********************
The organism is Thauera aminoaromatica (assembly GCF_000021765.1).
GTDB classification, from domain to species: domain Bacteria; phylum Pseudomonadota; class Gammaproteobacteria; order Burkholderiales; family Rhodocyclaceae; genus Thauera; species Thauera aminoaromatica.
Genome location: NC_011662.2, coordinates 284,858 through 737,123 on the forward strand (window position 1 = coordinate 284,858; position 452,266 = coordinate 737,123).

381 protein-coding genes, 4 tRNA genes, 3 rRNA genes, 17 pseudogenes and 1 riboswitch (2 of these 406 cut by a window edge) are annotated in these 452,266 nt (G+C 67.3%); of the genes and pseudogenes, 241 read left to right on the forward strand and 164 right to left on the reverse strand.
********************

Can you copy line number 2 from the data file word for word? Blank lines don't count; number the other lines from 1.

GTDB classification, from domain to species: domain Bacteria; phylum Pseudomonadota; class Gammaproteobacteria; order Burkholderiales; family Rhodocyclaceae; genus Thauera; species Thauera aminoaromatica.